In one example, the modulators are read out using short optical pulses from a clocked laser system (see figure 2).5 The drive signal has been degraded with jitter, often encountered in electrical systems. Reading the modulator with a short-pulse laser in the middle of the modulation window allows the signal to be transmitted while the jitter is removed, an unusual and special feature of such an optical interconnect.
Figure 2. A modulator drive signal (top) has jitter added to simulate the effect of electrical systems, but the short-pulse optical source used in receiving and optically retransmitting the signal removes the distortion (bottom).
Another example uses wavelength division multiplexing to make a multichannel interconnect between chips over a single fiber with only one laser (see figure 3). A short-pulse laser generates a broad band of wavelengths. The reflective quantum-well modulators on the transmitter chip then individually modulate separate bands of wavelengths. The grating combines the wavelengths so they can be sent over one fiber to similar optics that in turn separate out the wavelengths so the receiver chip can read them out individually.6 These are just a few examples of the many research projects underway on optical interconnects.7
Figure 3. Reflective quantum-well modulators on the transmitter chip modulate separate wavebands, which are combined for transmission and demultiplexed on the receiving end.what the future holds
Optical interconnects to silicon CMOS are still just a research topic, and it's difficult to say when they will be implemented. But the problems with interconnects in high-performance electrical systems will become severe later in this decade, and some substantial new approach to interconnects will be needed. Optics is arguably the only physical solution to such problems.
Additionally, in about the same time frame, silicon CMOS interconnects will be running at clock rates that will make them fast enough to interface directly with optical channel bandwidths, for example, at 10 GHz. Spectral bands 12.5 GHz wide soon may be practically available for filling the entire optical fiber bandwidth. This creates the exciting prospect of the convergence of silicon CMOS and optical networkingCMOS optical interconnects could become optical networks. Much work would remain to make the necessary technology a practical reality, but the payoff of that convergence could be substantial for both the electronics and photonics worlds. oeReferences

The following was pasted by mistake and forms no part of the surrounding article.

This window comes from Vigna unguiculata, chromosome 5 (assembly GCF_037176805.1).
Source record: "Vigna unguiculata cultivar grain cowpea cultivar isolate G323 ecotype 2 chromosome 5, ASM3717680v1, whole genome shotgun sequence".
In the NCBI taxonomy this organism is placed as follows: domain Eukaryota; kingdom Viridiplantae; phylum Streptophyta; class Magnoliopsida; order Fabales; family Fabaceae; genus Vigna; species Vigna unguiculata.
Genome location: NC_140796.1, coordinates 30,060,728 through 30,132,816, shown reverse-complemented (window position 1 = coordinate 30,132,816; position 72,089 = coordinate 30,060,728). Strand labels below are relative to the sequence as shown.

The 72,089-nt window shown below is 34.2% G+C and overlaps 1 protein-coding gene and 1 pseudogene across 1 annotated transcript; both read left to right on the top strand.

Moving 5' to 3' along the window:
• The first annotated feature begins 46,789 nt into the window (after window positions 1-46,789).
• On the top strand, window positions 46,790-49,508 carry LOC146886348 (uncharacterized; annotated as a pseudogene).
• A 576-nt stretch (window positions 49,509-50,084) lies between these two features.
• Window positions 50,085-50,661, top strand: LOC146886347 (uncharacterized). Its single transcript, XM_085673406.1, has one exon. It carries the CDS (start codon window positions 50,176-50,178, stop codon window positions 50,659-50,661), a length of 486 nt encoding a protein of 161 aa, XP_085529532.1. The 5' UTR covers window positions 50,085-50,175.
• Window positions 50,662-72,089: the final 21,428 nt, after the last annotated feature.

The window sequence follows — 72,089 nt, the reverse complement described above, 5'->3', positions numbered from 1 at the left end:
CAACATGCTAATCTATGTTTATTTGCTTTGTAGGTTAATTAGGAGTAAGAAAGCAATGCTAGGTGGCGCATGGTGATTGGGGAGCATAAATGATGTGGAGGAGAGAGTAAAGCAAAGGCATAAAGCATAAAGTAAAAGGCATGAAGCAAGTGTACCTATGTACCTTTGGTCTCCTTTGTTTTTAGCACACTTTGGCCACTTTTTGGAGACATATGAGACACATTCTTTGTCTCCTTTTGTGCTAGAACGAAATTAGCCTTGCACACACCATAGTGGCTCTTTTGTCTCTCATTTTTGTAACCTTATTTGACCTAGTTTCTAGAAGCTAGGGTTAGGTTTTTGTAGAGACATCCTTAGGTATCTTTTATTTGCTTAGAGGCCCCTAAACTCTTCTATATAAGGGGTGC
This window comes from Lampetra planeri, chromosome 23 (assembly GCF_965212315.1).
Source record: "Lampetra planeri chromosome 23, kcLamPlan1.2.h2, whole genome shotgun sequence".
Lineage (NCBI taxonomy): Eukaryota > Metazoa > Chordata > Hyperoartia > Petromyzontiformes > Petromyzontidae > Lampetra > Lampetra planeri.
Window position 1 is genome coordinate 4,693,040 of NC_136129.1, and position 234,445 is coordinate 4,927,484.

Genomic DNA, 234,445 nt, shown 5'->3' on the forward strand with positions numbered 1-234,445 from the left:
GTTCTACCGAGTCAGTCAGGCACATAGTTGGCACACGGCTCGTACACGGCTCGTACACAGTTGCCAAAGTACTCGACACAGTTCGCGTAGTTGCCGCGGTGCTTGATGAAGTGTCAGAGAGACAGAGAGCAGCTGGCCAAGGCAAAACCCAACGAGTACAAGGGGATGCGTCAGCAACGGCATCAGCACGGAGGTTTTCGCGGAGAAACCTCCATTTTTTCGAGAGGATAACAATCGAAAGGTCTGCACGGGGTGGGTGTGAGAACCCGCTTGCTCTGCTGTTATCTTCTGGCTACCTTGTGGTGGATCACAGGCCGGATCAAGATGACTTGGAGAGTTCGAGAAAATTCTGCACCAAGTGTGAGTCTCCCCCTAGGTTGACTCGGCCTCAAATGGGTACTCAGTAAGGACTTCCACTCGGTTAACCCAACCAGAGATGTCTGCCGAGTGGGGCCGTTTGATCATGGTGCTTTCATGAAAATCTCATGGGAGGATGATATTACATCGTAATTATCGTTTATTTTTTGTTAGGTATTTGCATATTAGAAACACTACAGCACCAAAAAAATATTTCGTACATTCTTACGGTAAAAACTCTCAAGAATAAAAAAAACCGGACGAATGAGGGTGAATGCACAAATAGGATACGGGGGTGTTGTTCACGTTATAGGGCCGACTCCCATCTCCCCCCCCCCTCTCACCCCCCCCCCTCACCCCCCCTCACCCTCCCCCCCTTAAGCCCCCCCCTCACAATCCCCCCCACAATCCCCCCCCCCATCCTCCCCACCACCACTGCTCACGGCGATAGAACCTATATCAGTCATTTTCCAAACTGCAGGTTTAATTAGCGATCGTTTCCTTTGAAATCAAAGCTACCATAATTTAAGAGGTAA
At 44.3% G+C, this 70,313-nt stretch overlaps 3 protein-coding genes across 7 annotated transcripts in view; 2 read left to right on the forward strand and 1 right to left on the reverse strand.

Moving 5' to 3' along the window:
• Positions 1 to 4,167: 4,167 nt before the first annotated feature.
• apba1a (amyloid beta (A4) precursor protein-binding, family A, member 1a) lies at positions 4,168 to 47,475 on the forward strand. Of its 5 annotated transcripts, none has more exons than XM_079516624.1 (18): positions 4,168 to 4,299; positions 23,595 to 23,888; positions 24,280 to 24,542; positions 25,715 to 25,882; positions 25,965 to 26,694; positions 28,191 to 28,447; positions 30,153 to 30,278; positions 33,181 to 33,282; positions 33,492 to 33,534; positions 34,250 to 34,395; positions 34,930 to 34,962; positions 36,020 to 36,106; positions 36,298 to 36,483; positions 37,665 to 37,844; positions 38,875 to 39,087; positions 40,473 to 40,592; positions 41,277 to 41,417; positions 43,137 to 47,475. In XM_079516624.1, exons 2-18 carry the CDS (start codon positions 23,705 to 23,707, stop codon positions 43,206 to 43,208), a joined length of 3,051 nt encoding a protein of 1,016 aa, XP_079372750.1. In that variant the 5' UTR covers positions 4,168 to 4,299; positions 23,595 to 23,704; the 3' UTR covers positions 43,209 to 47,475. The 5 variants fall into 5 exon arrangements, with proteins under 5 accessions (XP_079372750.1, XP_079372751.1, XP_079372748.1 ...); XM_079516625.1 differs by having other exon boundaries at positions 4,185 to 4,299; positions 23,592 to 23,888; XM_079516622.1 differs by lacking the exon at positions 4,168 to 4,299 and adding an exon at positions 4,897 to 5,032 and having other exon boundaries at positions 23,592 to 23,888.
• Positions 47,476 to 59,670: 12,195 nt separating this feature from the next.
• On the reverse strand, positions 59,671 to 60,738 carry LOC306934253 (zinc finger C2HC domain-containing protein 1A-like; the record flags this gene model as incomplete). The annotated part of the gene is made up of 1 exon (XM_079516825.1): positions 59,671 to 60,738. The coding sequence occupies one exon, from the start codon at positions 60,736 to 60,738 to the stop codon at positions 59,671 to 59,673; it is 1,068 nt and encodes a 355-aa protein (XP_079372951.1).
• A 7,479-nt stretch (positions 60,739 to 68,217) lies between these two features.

1. D. A. B. Miller, Proc. IEEE 88, 728-749 (2000).
2. "International Technology Roadmap for Semiconductors, 1999Interconnect," Semiconductor Industry Association, 1999.
3. D. A. B. Miller, Int. J. Optoelectronics 11, 155-168 (1997).
4. A. Krishnamoorthy and K. Goossen, IEEE J. Sel. Top. Quantum Electron. 4, 899-912 (1998).
5. G. Keeler et al., IEEE Photonics Technol. Lett. 12, 714 -716 (2000)
6. D. Agarwal, G. Keeler, B. Nelson, and D. A. B. Miller, IEEE LEOS Annual Meeting, Paper #ThT4, (1999).
7. Y. Li, E. Towe, and M. Haney, eds., Proc. IEEE 88, No. 6, 723-863 (June, 2000).
Taking a quantum leap
David Miller and associates at Bell Laboratories (Murray Hill, NJ) performed seminal research into quantum well modulators during the early 1980s. His group discovered the quantum-confined Stark effect, which is a way of changing the amount of optical absorption one can achieve from quantum materials when applying voltage. "These devices are now extensively used in telecommunications for externally modulated lasers," says Miller.
The group also led the first wave of investigations into optical interconnects. Miller personally experimented with the physics behind optical interconnects, trying to convince himself that they were viable, and found that optics act as an impedance transformer. By nature, all electrical transmission lines are low impedance, but electronic devices are high impedance, which creates a fundamental mismatch. "If you don't match impedances, you get lots of reflection and wasted power," Miller says. In the future, optics may be used to save power within interconnects, a process known as quantum impedance conversion.
Originally, there was a good deal of justified skepticism about optical interconnects, says Miller, especially since there was no need for them. "But physics told us that eventually there would be a scaling problem with electrical interconnects. It just hadn't hit yet. Now it is starting to bite." It is possible to make faster transistors on a chip, but the underlying problem is that interconnects can't keep up. "It is like making cheaper, faster cars but you can't go any faster on the roads," he continues. "Optics may not be the ultimate answer to this, but it is the only physical solution that I know of. Without optics, you may have to redesign the entire system."
In 1996 Miller left Bell Labs to teach at Stanford University (Palo Alto, CA). "I like being a professor a lot, but it is actually harder than working at a company," Miller says. He is the W. M. Keck Foundation Professor of Electrical Engineering at Stanford, as well as the director of the E. L. Ginzton Laboratory and the Solid State and Photonics Laboratory at Stanford.
David A. B. Miller is director of the Ginzton Laboratory at Stanford University, Stanford, CA.